All I’m saying is, you can make the backbend-to-forward-bend transition a little less extreme by incorporating more axial extension/neutral spine poses between deep backbends and forward bends. For example, it would be ideal to pause in a transitional spine-lengthening pose like dandasana (staff pose), supta dandasana (lying staff pose), or downward dog. These poses involve forward bending at the hips, but in them, unlike in paschimottanasana (seated forward fold), balasana, or apanasana, the lumbar spine is still concave. Thus, these options are less physically stressful and serve well as a mindful transition immediately following backbends.

Exploiting the Lumbar Curve

I have a strong urge to hug every little gymnast I see who has been encouraged to exploit his/her lumbar curve into an exaggerated lordosis (inward curvature). I’m sure there are conscientious coaches and teachers with deep respect for keeping balance in the bodies of young athletes and dancers who don’t encourage this, and I applaud them. But I also see adults in my yoga therapy practice, often former dancers or gymnasts, who used to have “amazing backbends” and are now in pain. The same competitive “hinging back at the waist” so common in dance and gymnastics has found its way into yoga classrooms in the form of jammed up versions of natarajasana (dancer pose), eka pada rajakapotasana (one-legged king pigeon pose), and purna bhujangasana (full cobra with the toes touching the back of head), to name a few.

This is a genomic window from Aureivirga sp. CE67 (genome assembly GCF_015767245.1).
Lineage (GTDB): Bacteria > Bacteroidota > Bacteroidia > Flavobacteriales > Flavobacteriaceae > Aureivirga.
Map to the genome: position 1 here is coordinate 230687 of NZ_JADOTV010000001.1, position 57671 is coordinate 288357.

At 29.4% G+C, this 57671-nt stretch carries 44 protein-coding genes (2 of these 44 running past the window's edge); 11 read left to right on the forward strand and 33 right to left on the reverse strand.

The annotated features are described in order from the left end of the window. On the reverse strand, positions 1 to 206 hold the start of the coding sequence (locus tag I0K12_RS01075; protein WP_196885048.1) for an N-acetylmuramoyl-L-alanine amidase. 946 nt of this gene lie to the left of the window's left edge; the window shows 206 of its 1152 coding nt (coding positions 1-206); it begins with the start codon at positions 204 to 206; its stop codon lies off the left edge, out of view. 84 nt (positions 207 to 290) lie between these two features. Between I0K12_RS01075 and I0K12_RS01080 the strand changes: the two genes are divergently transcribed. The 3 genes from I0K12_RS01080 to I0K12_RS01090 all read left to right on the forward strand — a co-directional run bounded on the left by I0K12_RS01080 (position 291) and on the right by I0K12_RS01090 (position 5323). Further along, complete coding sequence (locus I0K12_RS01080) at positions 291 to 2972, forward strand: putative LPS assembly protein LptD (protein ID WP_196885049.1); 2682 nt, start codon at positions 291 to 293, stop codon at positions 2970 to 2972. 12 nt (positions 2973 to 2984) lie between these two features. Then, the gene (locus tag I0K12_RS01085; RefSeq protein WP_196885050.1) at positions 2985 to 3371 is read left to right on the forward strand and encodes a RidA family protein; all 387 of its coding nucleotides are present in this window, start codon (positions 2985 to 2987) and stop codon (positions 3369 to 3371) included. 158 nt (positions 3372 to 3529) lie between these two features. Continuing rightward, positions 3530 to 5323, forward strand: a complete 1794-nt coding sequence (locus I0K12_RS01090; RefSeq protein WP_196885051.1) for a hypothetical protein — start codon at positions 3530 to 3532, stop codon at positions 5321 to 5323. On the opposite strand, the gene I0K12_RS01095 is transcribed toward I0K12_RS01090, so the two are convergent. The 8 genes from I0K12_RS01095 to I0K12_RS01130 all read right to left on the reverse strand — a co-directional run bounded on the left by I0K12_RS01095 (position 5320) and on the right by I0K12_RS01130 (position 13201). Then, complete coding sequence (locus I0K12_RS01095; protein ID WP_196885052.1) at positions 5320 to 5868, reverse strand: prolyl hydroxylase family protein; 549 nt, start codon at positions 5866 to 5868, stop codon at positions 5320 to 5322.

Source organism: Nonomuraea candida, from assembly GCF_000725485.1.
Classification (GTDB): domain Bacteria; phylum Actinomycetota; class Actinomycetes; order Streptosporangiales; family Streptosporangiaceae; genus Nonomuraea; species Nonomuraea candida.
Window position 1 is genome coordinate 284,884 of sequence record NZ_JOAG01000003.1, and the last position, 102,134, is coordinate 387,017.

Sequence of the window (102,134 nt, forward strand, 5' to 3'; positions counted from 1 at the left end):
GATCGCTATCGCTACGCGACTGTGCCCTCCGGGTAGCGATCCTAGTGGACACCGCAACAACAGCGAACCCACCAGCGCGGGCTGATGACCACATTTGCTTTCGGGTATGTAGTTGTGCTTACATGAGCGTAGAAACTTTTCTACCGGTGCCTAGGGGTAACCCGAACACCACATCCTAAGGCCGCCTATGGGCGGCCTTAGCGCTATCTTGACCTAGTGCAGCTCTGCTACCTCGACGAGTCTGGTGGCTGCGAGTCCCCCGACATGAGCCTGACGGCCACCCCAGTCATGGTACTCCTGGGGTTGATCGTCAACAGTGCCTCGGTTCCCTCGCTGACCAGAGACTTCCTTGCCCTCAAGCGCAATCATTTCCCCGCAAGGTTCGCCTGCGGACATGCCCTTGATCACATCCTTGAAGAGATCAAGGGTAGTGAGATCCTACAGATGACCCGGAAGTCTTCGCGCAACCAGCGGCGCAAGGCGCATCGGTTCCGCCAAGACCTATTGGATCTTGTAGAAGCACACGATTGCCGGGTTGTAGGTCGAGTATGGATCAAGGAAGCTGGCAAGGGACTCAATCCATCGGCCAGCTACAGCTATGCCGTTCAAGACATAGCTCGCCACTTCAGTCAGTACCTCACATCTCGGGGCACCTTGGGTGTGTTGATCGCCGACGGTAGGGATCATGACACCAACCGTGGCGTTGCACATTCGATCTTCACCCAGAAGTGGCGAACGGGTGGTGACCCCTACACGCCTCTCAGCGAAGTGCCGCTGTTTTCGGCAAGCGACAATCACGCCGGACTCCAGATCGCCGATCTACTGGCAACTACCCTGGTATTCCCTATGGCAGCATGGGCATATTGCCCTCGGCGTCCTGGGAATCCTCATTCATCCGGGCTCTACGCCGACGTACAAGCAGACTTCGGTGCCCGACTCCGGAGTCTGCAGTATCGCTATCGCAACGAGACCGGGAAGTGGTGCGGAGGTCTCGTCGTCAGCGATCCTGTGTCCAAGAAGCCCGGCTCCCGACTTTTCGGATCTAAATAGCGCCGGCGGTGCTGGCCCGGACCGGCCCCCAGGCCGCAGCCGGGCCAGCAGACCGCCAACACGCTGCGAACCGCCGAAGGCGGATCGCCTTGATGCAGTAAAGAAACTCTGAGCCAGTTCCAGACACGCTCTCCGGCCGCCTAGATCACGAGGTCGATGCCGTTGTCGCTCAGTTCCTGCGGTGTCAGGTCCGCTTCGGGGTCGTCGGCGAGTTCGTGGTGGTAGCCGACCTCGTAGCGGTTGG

One reason why excessive lumbar extension can be suboptimal is that it compresses the lumbar discs and puts them at risk of herniation. The discs are being pushed anteriorly (forward) by compression on the discs’ posterior side, just as compression on the anterior side pushes them posteriorly (backward) in flexion. In other words, it’s not just pushing the discs too far back (like in an overly rounded forward bend) that we need to be concerned about in yoga class; excessive arching, which pushes the discs forward, can be problematic too.

Further, when we repeatedly force our backbends into the lumbar spine through excessive lumbar extension, it causes these muscles (spinal extensors) to overwork, leading to the discomfort that often shows up when transitioning to forward folds.